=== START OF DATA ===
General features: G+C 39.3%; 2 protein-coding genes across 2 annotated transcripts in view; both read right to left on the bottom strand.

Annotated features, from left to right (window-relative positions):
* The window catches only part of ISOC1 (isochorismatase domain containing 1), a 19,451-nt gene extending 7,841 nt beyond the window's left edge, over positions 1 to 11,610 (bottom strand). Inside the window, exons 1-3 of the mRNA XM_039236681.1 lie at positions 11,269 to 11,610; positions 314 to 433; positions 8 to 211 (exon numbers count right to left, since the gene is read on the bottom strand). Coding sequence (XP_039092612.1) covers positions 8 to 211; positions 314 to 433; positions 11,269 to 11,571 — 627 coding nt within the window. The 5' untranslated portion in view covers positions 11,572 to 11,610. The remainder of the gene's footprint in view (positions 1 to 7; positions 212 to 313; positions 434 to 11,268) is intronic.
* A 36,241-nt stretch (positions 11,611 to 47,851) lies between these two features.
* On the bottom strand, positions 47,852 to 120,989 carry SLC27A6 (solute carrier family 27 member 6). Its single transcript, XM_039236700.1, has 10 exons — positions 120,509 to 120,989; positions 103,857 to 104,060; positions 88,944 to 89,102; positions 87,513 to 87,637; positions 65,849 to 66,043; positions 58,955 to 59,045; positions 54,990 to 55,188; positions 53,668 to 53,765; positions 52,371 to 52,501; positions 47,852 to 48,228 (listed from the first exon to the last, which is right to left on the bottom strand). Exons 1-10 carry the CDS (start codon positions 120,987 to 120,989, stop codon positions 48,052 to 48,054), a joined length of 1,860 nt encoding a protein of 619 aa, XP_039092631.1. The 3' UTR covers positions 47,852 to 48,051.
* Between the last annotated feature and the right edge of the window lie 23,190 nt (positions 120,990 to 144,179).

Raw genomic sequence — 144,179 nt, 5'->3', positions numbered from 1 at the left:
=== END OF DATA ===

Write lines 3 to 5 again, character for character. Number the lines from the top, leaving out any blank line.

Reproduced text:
* The window catches only part of ISOC1 (isochorismatase domain containing 1), a 19,451-nt gene extending 7,841 nt beyond the window's left edge, over positions 1 to 11,610 (bottom strand). Inside the window, exons 1-3 of the mRNA XM_039236681.1 lie at positions 11,269 to 11,610; positions 314 to 433; positions 8 to 211 (exon numbers count right to left, since the gene is read on the bottom strand). Coding sequence (XP_039092612.1) covers positions 8 to 211; positions 314 to 433; positions 11,269 to 11,571 — 627 coding nt within the window. The 5' untranslated portion in view covers positions 11,572 to 11,610. The remainder of the gene's footprint in view (positions 1 to 7; positions 212 to 313; positions 434 to 11,268) is intronic.
* A 36,241-nt stretch (positions 11,611 to 47,851) lies between these two features.
* On the bottom strand, positions 47,852 to 120,989 carry SLC27A6 (solute carrier family 27 member 6). Its single transcript, XM_039236700.1, has 10 exons — positions 120,509 to 120,989; positions 103,857 to 104,060; positions 88,944 to 89,102; positions 87,513 to 87,637; positions 65,849 to 66,043; positions 58,955 to 59,045; positions 54,990 to 55,188; positions 53,668 to 53,765; positions 52,371 to 52,501; positions 47,852 to 48,228 (listed from the first exon to the last, which is right to left on the bottom strand). Exons 1-10 carry the CDS (start codon positions 120,987 to 120,989, stop codon positions 48,052 to 48,054), a joined length of 1,860 nt encoding a protein of 619 aa, XP_039092631.1. The 3' UTR covers positions 47,852 to 48,051.